Studio Reveals Efforts Behind New Puppet Movie
Local production studio Pili International Multimedia has released a behind-the-scenes video of its upcoming fantasy flick Demigod: The Legend Begins, which has a cast of Taiwanese hand puppets.
The film, which will be released on Friday next week, stars the studio’s iconic hand puppet character, Su Huan-jen (素還真), whose name is also the film’s Chinese title.
The company is known for producing television programs and movies using only traditional Taiwanese hand puppets. He began posting behind-the-scenes featurettes to promote the film on YouTube in October last year.
Photo courtesy of Vie Vision Pictures Co
The video released on Tuesday shows the studio’s attention to detail in constructing film sets and its use of practical effects rather than computer-generated imagery.
The studio said it created new realistic sets to better match the size of the hand puppets, which are 80-90cm tall, a departure from its standard approach to creating weekly TV series.
Standard sets usually mimic a puppet scene, which limits the camera angles that can be used, while new sets allow for greater flexibility when filming, said studio general manager Huang Liang-hsun (黃亮勛).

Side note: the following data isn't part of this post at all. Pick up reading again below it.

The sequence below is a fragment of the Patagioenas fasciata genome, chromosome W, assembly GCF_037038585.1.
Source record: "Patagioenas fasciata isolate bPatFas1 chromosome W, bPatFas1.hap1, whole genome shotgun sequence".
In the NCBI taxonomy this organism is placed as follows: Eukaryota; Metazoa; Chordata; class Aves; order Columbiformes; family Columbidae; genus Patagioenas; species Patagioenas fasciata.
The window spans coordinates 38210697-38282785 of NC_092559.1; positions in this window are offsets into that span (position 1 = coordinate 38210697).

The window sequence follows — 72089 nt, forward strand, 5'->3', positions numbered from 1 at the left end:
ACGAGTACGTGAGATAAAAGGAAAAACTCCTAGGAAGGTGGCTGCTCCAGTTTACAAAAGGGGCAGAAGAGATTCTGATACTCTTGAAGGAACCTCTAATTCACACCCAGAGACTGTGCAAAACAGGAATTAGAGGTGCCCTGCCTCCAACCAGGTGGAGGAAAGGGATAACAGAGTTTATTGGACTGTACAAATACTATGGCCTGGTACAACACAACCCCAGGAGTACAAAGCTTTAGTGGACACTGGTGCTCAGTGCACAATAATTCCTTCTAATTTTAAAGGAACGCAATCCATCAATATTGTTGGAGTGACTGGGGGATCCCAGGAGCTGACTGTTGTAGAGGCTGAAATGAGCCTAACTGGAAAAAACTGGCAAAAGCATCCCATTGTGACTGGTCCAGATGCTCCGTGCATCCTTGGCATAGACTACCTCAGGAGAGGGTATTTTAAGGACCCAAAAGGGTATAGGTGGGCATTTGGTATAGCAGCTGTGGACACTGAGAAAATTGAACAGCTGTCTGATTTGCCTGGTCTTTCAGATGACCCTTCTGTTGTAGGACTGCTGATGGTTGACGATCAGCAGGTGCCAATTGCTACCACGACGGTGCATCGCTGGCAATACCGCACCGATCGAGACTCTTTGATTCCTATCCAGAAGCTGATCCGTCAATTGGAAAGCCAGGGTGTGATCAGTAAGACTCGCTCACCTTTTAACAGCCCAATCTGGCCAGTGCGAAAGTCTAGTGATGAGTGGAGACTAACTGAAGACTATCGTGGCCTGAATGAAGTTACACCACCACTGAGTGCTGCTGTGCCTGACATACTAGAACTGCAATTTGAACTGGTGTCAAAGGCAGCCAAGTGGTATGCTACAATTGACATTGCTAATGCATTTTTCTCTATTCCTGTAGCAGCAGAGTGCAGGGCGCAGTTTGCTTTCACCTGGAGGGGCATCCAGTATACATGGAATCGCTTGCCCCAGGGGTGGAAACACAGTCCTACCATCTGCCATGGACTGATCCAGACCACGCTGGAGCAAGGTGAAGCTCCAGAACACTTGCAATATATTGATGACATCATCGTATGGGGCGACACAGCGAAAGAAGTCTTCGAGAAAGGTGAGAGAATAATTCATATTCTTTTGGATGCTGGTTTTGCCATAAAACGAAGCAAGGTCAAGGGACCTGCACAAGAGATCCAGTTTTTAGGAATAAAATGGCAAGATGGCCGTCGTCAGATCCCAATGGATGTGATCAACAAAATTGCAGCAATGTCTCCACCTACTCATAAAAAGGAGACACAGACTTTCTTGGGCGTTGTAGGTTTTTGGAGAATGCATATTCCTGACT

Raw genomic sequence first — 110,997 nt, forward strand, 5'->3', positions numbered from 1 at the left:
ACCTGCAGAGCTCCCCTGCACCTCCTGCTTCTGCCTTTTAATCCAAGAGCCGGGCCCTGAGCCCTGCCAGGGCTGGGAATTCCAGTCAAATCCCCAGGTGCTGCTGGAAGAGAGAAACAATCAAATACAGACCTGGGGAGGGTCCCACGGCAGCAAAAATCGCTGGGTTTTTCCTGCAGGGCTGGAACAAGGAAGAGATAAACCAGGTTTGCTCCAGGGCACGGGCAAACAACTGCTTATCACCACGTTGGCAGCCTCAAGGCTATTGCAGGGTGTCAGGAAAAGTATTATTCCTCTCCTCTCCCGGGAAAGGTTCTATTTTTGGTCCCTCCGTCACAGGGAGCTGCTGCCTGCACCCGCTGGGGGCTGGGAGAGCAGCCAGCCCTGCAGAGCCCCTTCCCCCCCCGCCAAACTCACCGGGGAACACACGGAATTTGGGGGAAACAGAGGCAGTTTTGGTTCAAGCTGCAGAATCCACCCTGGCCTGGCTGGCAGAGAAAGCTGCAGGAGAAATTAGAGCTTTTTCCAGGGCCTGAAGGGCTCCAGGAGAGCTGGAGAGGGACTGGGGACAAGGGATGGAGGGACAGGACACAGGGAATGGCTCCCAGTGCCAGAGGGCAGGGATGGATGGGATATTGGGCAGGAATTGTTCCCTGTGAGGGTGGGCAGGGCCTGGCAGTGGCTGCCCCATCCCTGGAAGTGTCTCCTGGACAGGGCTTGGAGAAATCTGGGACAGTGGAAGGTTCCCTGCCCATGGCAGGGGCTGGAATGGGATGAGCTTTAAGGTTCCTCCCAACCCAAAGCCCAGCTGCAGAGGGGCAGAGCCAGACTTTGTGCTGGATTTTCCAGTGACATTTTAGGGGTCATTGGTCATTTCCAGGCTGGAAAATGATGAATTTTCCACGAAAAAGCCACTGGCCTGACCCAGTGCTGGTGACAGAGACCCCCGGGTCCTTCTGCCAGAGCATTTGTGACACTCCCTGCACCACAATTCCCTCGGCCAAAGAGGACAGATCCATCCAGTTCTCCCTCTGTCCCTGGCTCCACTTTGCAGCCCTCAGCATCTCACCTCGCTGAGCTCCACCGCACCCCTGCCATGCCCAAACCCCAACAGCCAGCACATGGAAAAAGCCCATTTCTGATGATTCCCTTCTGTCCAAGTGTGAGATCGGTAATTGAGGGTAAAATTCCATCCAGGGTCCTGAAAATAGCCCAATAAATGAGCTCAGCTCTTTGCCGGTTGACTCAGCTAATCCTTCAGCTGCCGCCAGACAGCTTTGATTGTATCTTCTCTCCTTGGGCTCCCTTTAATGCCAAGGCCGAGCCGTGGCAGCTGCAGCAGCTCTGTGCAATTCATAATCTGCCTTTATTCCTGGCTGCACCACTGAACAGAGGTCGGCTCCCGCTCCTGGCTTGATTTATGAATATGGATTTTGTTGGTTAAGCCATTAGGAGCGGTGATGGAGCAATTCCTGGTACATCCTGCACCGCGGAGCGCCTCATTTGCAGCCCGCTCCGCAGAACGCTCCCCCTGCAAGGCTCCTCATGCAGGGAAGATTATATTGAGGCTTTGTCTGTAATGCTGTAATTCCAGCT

The studio said its art department created detailed, weathered sets that looked more realistic when paired with the lighting used in the movies.
One of the sets, which cost around NT$1 million ($36,200), was set on fire to achieve the realism needed for a scene, he said.
“We made sure that all scenes in this set were completed and no reshoots were needed before turning it on,” director Cheng Pao-Pin (鄭保品) said. “We were very nervous, given that we only had one shot and had to make sure the picture looked good and our puppeteers were safe.”
“The realistic fire movements captured using high-resolution cameras was something that couldn’t be replicated with special effects, and we were very pleased with the results,” Huang said.
In addition to hiring Japanese tokusatsu expert Kakusei Fujiwara to help craft the costumes worn by real actors to create the illusion of gigantic mythical beasts, the studio also spent around three months completing a 48-second scene. .
Tokusatsu is a Japanese term for a live-action movie or television drama that makes heavy use of special effects.
The scene features a beast, the Swordtail Qilin, with saliva oozing from its mouth.
The need for meticulous computer calculations and subsequent simulations was why it took so long to complete, the studio said.
The studio’s last two puppet films, released in 2000 and 2015, earned NT$150 million and NT$20 million respectively at the local box office.
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